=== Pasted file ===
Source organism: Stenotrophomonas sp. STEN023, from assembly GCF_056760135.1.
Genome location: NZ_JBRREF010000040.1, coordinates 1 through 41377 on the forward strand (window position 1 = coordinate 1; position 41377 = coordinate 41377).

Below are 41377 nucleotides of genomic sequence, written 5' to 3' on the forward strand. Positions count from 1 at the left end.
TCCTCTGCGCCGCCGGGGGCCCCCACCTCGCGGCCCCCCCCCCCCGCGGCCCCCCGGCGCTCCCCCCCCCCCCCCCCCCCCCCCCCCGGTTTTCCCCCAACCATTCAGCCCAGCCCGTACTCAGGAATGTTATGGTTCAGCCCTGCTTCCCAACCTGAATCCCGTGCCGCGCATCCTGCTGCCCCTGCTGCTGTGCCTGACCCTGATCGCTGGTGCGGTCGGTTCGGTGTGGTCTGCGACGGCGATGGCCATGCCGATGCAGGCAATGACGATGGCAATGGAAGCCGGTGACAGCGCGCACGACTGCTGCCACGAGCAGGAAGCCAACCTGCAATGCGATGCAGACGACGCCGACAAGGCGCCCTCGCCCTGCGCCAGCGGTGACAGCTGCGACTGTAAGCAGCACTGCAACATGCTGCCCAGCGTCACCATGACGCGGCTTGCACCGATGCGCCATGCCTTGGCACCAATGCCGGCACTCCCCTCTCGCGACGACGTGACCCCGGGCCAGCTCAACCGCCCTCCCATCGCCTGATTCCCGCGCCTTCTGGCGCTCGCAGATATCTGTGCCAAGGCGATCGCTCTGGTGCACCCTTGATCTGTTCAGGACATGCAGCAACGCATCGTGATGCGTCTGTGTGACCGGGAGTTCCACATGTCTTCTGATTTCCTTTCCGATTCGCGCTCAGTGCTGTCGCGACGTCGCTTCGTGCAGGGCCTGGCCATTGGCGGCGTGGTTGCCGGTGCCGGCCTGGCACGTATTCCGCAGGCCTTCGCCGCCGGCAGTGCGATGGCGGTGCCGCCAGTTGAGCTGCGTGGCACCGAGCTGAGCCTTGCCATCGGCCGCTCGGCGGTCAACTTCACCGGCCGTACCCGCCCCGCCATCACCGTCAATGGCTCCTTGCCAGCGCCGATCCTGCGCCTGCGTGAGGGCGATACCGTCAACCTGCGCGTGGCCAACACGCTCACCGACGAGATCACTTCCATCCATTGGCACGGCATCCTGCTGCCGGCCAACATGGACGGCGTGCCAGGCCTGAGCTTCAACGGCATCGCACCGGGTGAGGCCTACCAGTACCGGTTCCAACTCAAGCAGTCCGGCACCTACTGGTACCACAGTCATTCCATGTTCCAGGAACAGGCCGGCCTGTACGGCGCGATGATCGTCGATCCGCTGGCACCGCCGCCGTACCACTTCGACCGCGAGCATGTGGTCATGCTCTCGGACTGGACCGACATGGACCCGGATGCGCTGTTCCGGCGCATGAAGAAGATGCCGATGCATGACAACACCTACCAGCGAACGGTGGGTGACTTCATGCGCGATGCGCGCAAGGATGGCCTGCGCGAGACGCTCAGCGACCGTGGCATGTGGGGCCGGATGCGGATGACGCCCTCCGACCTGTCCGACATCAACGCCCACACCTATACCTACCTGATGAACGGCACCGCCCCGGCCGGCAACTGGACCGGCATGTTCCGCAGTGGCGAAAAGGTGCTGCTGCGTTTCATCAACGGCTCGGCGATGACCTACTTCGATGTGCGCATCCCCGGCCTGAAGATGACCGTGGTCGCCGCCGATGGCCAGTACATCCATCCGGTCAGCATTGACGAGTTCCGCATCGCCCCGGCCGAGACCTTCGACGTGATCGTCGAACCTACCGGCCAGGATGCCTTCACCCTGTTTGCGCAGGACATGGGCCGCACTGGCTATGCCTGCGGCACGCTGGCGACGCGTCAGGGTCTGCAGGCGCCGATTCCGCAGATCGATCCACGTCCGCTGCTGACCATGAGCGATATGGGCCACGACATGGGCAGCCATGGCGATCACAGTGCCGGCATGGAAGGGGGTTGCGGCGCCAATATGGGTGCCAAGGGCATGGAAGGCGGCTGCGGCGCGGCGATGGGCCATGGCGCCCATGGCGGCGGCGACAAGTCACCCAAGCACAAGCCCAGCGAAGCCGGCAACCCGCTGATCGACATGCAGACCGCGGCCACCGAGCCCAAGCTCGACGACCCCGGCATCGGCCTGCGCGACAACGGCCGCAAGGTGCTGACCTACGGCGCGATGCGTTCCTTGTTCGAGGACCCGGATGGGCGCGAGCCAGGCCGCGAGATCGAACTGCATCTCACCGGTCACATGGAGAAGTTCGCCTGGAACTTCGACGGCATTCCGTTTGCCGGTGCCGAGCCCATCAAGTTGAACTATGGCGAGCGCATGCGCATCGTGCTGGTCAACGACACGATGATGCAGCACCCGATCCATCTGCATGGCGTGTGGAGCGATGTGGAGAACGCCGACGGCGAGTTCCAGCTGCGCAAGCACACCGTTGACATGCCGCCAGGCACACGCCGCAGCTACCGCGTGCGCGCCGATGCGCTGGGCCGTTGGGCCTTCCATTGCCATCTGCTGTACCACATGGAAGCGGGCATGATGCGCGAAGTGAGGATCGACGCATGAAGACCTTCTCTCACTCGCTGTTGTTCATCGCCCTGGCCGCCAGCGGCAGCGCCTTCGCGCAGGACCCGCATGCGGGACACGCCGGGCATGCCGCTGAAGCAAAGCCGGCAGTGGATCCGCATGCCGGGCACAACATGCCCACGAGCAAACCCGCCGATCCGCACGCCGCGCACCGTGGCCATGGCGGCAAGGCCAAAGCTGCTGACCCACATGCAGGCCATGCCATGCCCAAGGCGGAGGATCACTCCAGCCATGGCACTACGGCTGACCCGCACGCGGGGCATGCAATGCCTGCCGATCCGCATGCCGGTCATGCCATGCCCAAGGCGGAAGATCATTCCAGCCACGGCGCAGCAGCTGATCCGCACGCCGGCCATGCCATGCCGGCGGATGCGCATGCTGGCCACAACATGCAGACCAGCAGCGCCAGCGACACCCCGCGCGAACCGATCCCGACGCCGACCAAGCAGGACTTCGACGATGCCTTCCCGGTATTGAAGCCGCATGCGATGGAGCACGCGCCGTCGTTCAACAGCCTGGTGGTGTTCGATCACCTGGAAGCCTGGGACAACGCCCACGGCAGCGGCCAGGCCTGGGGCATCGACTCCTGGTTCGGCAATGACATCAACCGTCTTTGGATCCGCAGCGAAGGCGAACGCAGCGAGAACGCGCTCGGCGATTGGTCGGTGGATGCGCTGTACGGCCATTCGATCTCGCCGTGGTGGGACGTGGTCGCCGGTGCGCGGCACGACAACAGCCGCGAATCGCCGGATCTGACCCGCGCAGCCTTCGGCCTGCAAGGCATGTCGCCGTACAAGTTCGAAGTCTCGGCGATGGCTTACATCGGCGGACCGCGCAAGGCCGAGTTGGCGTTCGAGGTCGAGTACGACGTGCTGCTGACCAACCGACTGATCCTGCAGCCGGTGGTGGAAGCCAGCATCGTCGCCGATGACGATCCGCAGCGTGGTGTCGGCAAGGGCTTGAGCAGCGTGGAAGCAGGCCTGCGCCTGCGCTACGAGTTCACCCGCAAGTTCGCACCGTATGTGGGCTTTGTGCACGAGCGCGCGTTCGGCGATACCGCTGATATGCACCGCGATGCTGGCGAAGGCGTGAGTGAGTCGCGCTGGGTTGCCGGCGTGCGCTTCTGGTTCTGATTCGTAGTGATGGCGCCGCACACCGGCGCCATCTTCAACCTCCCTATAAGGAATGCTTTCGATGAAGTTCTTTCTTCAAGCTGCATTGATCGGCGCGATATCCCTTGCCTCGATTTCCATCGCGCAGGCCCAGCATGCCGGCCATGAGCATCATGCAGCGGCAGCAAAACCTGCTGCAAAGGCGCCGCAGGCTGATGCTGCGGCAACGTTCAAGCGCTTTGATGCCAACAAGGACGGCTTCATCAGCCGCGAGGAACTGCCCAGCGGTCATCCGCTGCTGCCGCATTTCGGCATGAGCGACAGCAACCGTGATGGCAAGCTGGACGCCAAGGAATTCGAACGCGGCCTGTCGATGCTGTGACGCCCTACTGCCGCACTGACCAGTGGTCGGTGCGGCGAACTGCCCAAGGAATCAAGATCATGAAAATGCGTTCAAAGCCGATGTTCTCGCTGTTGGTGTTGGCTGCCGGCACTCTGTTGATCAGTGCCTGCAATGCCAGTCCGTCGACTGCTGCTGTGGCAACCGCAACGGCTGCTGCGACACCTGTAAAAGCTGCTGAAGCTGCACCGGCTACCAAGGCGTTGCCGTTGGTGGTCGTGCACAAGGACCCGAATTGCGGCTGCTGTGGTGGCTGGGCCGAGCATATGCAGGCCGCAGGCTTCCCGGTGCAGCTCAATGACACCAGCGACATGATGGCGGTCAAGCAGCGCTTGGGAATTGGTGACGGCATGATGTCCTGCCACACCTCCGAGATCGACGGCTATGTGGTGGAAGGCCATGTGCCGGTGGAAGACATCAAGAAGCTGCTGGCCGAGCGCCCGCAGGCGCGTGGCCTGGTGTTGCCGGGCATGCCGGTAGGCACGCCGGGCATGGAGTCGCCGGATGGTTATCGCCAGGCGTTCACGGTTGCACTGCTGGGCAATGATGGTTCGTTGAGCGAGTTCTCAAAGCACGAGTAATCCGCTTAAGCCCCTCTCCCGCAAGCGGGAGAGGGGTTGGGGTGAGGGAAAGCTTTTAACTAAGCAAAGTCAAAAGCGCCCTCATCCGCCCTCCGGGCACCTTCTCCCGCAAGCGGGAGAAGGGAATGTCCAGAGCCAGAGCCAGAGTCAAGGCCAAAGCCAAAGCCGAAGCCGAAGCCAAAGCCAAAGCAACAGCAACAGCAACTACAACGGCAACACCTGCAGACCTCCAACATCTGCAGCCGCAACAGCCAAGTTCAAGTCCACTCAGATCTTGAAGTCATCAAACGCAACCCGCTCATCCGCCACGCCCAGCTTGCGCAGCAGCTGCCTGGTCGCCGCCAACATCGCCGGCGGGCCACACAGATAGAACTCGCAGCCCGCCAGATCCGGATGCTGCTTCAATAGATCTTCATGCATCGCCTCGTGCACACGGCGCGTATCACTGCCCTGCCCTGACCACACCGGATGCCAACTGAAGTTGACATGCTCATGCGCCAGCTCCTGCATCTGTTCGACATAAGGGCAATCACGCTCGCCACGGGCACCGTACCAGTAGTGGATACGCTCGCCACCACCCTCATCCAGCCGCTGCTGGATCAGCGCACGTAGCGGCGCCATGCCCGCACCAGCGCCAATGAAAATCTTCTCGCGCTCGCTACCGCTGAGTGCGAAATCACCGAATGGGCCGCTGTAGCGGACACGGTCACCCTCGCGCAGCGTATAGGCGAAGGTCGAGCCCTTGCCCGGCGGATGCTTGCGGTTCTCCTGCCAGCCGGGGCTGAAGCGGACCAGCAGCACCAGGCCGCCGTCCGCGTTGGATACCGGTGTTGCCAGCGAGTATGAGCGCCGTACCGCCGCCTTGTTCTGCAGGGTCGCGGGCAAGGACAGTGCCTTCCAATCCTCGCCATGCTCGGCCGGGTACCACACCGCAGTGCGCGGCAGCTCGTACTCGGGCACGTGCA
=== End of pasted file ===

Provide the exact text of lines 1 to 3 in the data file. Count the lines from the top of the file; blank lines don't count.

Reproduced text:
Source organism: Stenotrophomonas sp. STEN023, from assembly GCF_056760135.1.
Genome location: NZ_JBRREF010000040.1, coordinates 1 through 41377 on the forward strand (window position 1 = coordinate 1; position 41377 = coordinate 41377).

Below are 41377 nucleotides of genomic sequence, written 5' to 3' on the forward strand. Positions count from 1 at the left end.